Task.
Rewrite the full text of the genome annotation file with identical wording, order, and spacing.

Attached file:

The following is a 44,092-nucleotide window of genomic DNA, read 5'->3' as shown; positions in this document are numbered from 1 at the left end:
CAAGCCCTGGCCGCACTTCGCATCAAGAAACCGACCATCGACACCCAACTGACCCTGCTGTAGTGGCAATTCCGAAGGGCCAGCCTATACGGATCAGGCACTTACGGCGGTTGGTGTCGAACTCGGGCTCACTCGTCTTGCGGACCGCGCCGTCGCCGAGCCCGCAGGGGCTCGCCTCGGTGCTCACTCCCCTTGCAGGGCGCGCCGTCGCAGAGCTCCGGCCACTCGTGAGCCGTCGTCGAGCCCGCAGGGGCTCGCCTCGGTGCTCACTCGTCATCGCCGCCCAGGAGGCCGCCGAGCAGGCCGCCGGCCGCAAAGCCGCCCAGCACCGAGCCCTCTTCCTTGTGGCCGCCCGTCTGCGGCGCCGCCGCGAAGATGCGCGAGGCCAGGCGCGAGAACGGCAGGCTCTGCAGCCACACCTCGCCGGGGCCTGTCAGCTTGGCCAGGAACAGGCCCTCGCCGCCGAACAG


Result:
The following is a 44,092-nucleotide window of genomic DNA, read 5'->3' as shown; positions in this document are numbered from 1 at the left end:
CAAGCCCTGGCCGCACTTCGCATCAAGAAACCGACCATCGACACCCAACTGACCCTGCTGTAGTGGCAATTCCGAAGGGCCAGCCTATACGGATCAGGCACTTACGGCGGTTGGTGTCGAACTCGGGCTCACTCGTCTTGCGGACCGCGCCGTCGCCGAGCCCGCAGGGGCTCGCCTCGGTGCTCACTCCCCTTGCAGGGCGCGCCGTCGCAGAGCTCCGGCCACTCGTGAGCCGTCGTCGAGCCCGCAGGGGCTCGCCTCGGTGCTCACTCGTCATCGCCGCCCAGGAGGCCGCCGAGCAGGCCGCCGGCCGCAAAGCCGCCCAGCACCGAGCCCTCTTCCTTGTGGCCGCCCGTCTGCGGCGCCGCCGCGAAGATGCGCGAGGCCAGGCGCGAGAACGGCAGGCTCTGCAGCCACACCTCGCCGGGGCCTGTCAGCTTGGCCAGGAACAGGCCCTCGCCGCCGAACAG